Duchenne muscular dystrophy (DMD) is a progressive muscle degenerative disease that affects 1 in 3500 to 5000 boys born worldwide and is caused by the absence of a functional protein, dystrophin. There are multitudes of cellular dysfunctions that are associated with the pathophysiology of DMD, including dysregulation of autophagy. I’m interested in better understanding the role of autophagic dysfunction in dystrophic muscles. A previous study from our lab using a rodent model of DMD identified lysosomal insufficiency and impaired degradation of autophagosomes in dystrophic muscle. These dysregulations were shown to be partially rectified by overexpression of PGC-1α, which stimulated lysosomal biogenesis, and decreased disease-related injury. These findings point at the potential therapeutic role of lysosomal biogenesis and effective autophagy in dystrophic muscles. In order to understand this better, we are manipulating the expression of a transcription factor that regulates lysosomal biogenesis in a rodent DMD model.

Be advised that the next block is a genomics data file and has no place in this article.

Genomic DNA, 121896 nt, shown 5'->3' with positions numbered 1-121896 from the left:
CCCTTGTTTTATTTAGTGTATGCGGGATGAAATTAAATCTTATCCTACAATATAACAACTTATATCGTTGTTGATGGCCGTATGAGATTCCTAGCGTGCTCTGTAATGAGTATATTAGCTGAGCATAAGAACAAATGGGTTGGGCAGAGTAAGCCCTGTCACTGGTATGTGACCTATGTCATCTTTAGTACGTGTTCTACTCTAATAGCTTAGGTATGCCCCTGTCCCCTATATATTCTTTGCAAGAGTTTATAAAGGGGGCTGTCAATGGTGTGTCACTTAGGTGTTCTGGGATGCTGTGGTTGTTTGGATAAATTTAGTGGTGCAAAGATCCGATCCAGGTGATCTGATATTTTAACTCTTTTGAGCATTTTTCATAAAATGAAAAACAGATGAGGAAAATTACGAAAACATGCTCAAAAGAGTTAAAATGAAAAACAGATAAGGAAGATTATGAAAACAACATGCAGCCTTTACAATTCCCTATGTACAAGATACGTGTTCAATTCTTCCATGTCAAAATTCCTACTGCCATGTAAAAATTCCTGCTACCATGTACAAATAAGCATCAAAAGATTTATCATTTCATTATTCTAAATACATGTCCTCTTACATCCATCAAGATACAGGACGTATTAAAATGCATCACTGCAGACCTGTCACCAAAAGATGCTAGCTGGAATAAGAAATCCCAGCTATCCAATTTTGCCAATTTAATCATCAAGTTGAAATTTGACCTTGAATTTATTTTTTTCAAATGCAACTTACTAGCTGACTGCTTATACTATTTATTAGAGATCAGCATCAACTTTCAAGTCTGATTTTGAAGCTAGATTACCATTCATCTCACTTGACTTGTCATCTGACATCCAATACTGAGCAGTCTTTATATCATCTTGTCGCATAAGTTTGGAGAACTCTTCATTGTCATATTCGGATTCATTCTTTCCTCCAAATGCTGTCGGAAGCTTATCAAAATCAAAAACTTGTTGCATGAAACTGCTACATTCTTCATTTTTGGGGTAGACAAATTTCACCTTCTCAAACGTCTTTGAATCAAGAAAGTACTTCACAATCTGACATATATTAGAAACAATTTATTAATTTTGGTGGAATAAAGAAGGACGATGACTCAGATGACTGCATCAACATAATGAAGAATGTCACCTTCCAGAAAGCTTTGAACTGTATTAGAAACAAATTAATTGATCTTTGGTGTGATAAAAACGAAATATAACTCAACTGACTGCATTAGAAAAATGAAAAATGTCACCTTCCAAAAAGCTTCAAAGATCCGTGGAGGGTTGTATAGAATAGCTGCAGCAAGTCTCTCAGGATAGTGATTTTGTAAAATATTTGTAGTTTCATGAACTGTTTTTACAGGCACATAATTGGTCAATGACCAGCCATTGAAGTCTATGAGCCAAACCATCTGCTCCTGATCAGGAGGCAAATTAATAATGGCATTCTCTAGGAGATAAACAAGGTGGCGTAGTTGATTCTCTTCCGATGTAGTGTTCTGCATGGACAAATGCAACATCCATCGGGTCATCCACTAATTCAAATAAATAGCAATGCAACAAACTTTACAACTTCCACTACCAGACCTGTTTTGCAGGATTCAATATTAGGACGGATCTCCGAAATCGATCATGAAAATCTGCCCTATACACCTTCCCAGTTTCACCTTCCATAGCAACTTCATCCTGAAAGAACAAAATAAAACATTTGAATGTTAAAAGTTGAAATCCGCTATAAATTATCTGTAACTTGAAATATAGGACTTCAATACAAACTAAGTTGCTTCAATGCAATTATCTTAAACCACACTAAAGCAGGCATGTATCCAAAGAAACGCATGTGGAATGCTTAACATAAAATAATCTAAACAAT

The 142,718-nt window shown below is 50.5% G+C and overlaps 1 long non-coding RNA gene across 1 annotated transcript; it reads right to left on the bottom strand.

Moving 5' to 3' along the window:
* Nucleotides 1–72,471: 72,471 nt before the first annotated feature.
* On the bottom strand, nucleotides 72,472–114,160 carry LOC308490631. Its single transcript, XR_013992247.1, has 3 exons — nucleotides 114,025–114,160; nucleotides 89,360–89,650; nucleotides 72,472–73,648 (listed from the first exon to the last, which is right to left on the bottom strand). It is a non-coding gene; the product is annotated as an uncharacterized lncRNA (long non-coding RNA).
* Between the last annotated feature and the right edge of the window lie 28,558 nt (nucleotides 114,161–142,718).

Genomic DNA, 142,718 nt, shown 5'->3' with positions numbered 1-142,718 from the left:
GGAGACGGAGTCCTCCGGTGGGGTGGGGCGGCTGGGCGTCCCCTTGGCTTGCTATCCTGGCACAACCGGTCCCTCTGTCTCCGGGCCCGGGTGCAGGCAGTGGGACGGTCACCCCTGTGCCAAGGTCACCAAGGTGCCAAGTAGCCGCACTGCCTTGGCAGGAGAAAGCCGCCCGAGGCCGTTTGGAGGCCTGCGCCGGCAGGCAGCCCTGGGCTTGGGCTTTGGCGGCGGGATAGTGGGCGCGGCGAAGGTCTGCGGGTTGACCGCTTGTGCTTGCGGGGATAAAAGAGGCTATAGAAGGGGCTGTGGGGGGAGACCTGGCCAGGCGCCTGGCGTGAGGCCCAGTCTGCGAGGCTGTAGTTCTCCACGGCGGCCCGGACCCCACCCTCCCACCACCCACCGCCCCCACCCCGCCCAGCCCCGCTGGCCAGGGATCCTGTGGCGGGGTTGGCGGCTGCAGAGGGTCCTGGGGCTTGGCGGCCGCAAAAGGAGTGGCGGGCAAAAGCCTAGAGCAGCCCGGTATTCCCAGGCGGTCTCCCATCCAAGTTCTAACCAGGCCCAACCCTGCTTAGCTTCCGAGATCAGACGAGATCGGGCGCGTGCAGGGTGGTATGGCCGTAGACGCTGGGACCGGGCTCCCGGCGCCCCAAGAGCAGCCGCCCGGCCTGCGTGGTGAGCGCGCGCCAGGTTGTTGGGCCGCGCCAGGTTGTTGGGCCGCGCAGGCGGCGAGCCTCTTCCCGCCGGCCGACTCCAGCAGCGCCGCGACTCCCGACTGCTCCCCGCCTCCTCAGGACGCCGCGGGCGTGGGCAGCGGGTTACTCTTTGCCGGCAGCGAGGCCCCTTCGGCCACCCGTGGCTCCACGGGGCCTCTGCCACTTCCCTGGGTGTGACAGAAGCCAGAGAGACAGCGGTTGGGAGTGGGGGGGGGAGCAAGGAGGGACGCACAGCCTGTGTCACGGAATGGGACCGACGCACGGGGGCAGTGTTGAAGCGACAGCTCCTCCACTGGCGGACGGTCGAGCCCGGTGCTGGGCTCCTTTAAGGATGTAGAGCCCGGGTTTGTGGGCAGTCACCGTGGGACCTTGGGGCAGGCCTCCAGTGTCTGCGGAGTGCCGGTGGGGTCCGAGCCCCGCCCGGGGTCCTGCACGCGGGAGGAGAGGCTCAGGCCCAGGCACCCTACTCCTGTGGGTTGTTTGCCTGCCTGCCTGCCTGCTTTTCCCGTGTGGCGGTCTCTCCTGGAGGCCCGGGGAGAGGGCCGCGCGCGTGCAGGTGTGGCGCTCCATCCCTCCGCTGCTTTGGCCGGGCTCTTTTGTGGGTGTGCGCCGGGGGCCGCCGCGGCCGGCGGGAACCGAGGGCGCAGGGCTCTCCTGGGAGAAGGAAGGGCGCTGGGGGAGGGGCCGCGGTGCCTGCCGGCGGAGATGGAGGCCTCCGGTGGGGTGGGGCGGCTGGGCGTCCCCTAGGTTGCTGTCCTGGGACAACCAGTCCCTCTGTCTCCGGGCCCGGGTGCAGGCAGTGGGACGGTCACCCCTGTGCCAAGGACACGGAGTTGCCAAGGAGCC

We are also interested in the interaction of obesity/insulin resistance and dystrophin deficiency. Obesity is observed in more than 50% of DMD patients and more than 70% are overfat. How these factors impact disease progression are unknown, however, insulin resistance and dystrophin deficiency share some pathological mediators, including dysfunction of autophagy, and have some that are unique, providing the opportunity for additive and even synergistic effects.